Most Linux distributions that are aimed at average users have a package management tool. RedHat and Fedora have RPM, Debian/Ubuntu/Mint has APT, Arch has Pacman and so on. Each of them essentially do the same thing — keep track of what is installed, lets you install and remove software as well as prompt you to update the installed software whenever necessary. Choosing one to have a detailed look at, it would be APT package management in Ubuntu. So here we go:
There are tons of software application and tools available in Linux. There has to be a way to organise them somehow. Repositories do that. Repositories are like archives of software that runs on your computer. In Ubuntu world, repositories are classified into 4 categories – Main, Restricted, Universe and Multiverse. This categorization is based different levels of support. Main – contains software that is officially supported, Restricted – has software that is supported but is not available under a free (doesn’t refer to cost, but the license) license, Universe – contains software that is not officially supported but is maintained by the Linux Community, Multiverse – houses software that is not free.
Configure Software Sources
Now, all of the repositories are not enabled by default on every Ubuntu installation. There are a number of reasons why it is this way, reasons like the ones that don’t allow Ubuntu to ship with codecs and drivers out of the box. Anyhow, enabling repositories is very easy. Go to System > Administration > Software Sources and then you can simply check/uncheck to enable/disable repositories.
Install/Remove Software and Package Management in Ubuntu
The recent versions of Ubuntu include what is called the “Ubuntu Software Center” that lets you install and remove software as easy as installing applications from your iPhone App Store. The choices however, are limited. If you can find what you want in the Ubuntu Software Center, by all means go ahead and install if from there. It is the easiest way to do so. For a little more control, and what used to be the easiest way 6 months back, you can look up the Synaptic Package Manager.
It can be accessed via System > Administration > Synaptic Package Manager. The default view will list categories on the left side and clicking on any one of them shows you the packages on the right hand side. You can also use the search functionality to find what you need. Once you have the required package in sight, just check it and Synaptic will take care of the dependencies for you. Then click Apply and you will be shown an overview of what all will be changed on your computer. Accept or Cancel as the case may be.
Configuring “Other Software” or PPAs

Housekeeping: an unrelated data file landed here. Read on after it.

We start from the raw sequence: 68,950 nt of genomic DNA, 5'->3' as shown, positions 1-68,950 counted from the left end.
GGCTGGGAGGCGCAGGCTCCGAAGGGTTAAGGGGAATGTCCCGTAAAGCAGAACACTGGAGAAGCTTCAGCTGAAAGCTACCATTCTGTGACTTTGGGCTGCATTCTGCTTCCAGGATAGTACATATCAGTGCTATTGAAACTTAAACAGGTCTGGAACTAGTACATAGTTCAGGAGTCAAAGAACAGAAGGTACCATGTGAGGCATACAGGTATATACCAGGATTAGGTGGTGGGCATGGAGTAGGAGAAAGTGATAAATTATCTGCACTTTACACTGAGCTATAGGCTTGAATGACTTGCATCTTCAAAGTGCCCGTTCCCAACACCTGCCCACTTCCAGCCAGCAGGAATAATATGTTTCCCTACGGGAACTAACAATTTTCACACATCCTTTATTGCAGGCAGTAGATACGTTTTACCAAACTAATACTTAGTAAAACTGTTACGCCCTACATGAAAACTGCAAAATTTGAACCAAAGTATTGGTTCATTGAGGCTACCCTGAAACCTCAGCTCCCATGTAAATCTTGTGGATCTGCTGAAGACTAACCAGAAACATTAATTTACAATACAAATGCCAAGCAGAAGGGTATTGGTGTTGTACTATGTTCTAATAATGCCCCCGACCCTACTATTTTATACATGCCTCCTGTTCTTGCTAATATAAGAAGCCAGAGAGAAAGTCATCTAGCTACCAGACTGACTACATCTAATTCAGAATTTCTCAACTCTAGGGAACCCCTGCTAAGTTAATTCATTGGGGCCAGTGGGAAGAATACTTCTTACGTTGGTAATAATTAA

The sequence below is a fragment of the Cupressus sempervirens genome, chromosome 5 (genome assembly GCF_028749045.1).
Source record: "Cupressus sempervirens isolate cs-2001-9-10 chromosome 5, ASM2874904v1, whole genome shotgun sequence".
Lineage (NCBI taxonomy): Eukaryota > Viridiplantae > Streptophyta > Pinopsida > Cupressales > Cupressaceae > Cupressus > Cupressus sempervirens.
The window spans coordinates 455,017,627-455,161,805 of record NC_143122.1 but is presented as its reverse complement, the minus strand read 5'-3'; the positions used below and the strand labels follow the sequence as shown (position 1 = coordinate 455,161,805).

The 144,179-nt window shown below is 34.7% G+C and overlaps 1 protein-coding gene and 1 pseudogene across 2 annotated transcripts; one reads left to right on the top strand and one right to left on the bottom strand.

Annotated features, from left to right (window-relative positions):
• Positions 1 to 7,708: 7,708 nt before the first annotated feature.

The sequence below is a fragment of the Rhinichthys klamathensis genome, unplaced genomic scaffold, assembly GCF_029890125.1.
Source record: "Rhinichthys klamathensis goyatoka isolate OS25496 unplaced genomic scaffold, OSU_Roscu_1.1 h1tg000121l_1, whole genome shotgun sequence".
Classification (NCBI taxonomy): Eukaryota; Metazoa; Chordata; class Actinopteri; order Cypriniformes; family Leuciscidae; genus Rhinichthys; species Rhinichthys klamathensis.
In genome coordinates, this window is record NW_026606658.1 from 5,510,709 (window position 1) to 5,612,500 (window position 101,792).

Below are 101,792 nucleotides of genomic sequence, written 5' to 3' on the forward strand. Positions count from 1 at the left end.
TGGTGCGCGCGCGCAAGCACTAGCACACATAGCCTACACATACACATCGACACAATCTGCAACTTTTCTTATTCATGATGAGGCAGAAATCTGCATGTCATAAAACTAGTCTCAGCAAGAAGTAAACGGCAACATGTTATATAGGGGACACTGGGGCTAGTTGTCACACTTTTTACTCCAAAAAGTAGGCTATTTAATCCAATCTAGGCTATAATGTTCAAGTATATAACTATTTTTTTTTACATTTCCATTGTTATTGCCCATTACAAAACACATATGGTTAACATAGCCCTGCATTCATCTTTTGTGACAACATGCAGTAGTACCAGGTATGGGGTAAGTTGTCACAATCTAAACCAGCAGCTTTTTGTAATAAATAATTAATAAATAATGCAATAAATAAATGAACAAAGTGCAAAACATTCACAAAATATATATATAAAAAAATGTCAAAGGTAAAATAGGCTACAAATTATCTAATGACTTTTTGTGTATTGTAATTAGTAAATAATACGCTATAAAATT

It takes some time and backing up before a software can make into the repositories. This however is the age of the Internet and we don’t want to wait all that time. So how can you install software that is not in the repositories? Keep in mind that Google Picasa, Google Earth, Chrome are not available via repositories. Likes of Banshee and Gwibber were not in the repositories till some time back.
In that case, you need to use what’s called Personal Package Archives. There is nothing new or scary about these puppies. We have used them a number of times in the past when we installed latest software that was not available via the repositories. Once you add the PPA for your favorite software, you will get automatic updates and bug fixes for the software just like you would get for any software in the repositories. To add a PPA:
Visit the PPA page of the software (An example). It houses the important details that you would need in the following steps.
Go to System > Administration > Software Sources, then onto the Other Software tab.
Click on the Add button and then paste in the line that starts with deb and corresponds to your Ubuntu version. Karmic users would enter in a line that looks like :
deb http://<something, something, something> karmic main
Click Add source and you are done. Click Close and Ubuntu will reload package information.
PPAs generally list a OpenPGP key that is used by Package management tools to confirm the authenticity of the packages that are being installed. So once you have added the PPA, you also import the corresponding keys before you can install and use the software. Open up the terminal and issue the following command:
sudo apt-key adv –keyserver keyserver.ubuntu.com –recv-keys <A number>
Where “A number” is a hexadecimal number that is listed on the PPA’s page. See the screen above.
You can now install, update and remove the software just as easily as you do with any other package from the repositories. Did you find that brief explanation helpful?